Cost of living – a barrier to healthcare for the most vulnerable
The cost of living is having a detrimental impact on people’s decisions about their healthcare.
If you are disabled, on means-tested benefits or aged 18-24, research shows you’re more likely to avoid vital health services due to the fear of extra costs. Healthwatch England has set out immediate actions for the government and the NHS.
Over the last year, many charities and campaign groups have warned that millions of people are struggling with the cost-of-living crisis.
To understand the scale of this impact, especially on people’s health and their use of health and care services, Healthwatch England commissioned a poll of people in England.
Findings from waves 1 and 2 were reported on earlier this year.
The poll of 2000 adults in England, conducted four times between October 2022 and March 2023, suggests that people are increasingly avoiding vital health and care services due to the fear of extra costs. These include:
- going to a dentist because of the cost of checks ups or treatment
- booking an NHS appointment because they couldn’t afford the associated costs, such as accessing the internet or the cost of a phone call
- buying over the counter medication they normally rely on
- taking up one or more NHS prescriptions because of the cost.
Rising costs further exacerbate health inequalities
The research also highlighted that the financial burden of healthcare is weighing heavily on specific groups:
- people on disability benefits
- people on means-tested benefits
- and younger people, aged 18-24.
People from these groups are more likely to be making tough decisions to avoid essential services. Examples include:
- People on disability benefits are over twice as likely to have avoided their usual over-the-counter medication than the general public, 15% compared to seven per cent.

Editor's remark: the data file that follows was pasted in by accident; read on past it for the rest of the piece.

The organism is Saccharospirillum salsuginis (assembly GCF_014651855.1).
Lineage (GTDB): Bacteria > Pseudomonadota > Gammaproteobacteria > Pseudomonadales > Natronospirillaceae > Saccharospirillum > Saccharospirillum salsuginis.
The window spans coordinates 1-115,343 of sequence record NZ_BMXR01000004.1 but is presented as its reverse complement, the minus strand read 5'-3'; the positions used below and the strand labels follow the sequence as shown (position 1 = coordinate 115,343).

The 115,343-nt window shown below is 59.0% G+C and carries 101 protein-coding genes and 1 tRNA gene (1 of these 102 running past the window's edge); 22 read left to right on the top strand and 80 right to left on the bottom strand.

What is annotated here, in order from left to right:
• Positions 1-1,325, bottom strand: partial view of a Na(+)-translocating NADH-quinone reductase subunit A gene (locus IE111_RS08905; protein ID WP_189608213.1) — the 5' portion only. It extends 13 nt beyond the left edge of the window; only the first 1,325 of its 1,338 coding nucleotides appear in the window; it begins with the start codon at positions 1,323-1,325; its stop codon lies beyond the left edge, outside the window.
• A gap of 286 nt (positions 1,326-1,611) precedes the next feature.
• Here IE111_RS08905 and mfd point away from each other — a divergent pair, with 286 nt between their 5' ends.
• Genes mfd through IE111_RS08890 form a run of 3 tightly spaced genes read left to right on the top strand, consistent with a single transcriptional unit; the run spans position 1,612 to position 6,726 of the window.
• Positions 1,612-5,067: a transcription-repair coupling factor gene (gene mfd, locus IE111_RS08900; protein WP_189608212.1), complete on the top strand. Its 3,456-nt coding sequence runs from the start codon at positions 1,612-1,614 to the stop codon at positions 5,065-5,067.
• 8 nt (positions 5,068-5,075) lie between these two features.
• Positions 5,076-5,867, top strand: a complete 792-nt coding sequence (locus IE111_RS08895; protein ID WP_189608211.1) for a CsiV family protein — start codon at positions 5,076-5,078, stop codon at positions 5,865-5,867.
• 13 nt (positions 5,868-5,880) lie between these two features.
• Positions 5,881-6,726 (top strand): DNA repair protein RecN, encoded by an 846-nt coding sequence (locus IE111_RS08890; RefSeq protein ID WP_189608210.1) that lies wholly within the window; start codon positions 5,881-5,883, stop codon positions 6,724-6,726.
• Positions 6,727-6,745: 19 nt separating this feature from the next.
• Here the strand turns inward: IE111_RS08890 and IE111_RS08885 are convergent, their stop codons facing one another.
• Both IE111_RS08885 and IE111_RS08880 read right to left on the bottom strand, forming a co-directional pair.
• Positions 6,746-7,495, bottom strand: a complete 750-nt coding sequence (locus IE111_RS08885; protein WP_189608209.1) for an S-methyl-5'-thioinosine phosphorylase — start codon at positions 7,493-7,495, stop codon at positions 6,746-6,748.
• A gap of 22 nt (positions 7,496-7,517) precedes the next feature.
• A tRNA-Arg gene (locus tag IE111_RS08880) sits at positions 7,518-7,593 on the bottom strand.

- 20% of people on means-tested benefits have avoided booking an NHS appointment due to the associated costs, including the internet or phone call, compared to six per cent of the general public.
- People aged 18 to 24 are twice as likely to have avoided an NHS appointment due to travel costs compared to the general public, 14% to six per cent.
- On average, one in five people from each group avoided the dentist because of the related costs.
The cost of living should never be a barrier to care
As a patient champion, we are worried that vital health and care services are out of reach for many people.
We know that people living with ill health and disability are already much more likely than others to be pulled into poverty because of spiralling costs. Making decisions between eating, medications and keeping medical devices running, can further impact their physical and mental health, putting them in danger.
The cost of living should never be a barrier to healthcare.
While we welcome the support already in place, social tariffs and schemes must be better communicated to the people who need it.
This includes ensuring that:
- Communication providers communicate about and signpost to social tariffs
- Primary care teams make people who need medication aware of pre-payment options
- Dentistry teams offer check-ups based on individual need, to free up more NHS slots
- More people are aware of the Healthcare Travel Cost Scheme (HTCS).
The government working with health and care services must also go further to support people in the cost-of-living crisis.
Healthwatch England has set out immediate tangible actions:
Guidance should encourage GPs to offer people over-the-counter medications on prescription based on socioeconomic grounds.
NHS England should re-open its review of the HTCS, and introduce reimbursement for journeys to people’s GP, dentist and pharmacy teams.
NHS England should work with Ofcom and telecommunications companies to ensure that hospital and GP phone numbers are part of the freephone service, so cost is never a barrier to phoning a health service.
Government should ensure benefits, including Statutory Sick Pay (SSP), keep pace with inflation in real terms.
Government should also extend the amount of time SSP can be paid to people who can no longer work due to long waits for NHS treatment. One in ten people wait over four months for a GP referral, and 92% of people on waiting lists are currently waiting up to 46 weeks for a hospital appointment. This means that the current 28-week access cannot support those who need it.
Health leaders and regulators should look at what more can be done to ensure telecommunications providers introduce and raise awareness of social tariffs to eligible households, as the uptake of this support remains low.
Recent research by Citizens Advice suggests that up to one million people have cancelled their broadband in the last year because they couldn’t afford it.
As we increasingly move to more remote ways of communicating, tracking, managing and attending NHS appointments, we must ensure that everyone can access the support they need.
If you would like to tell us about your experience of the cost of living and how it has affected health and social care services you have used please get in touch.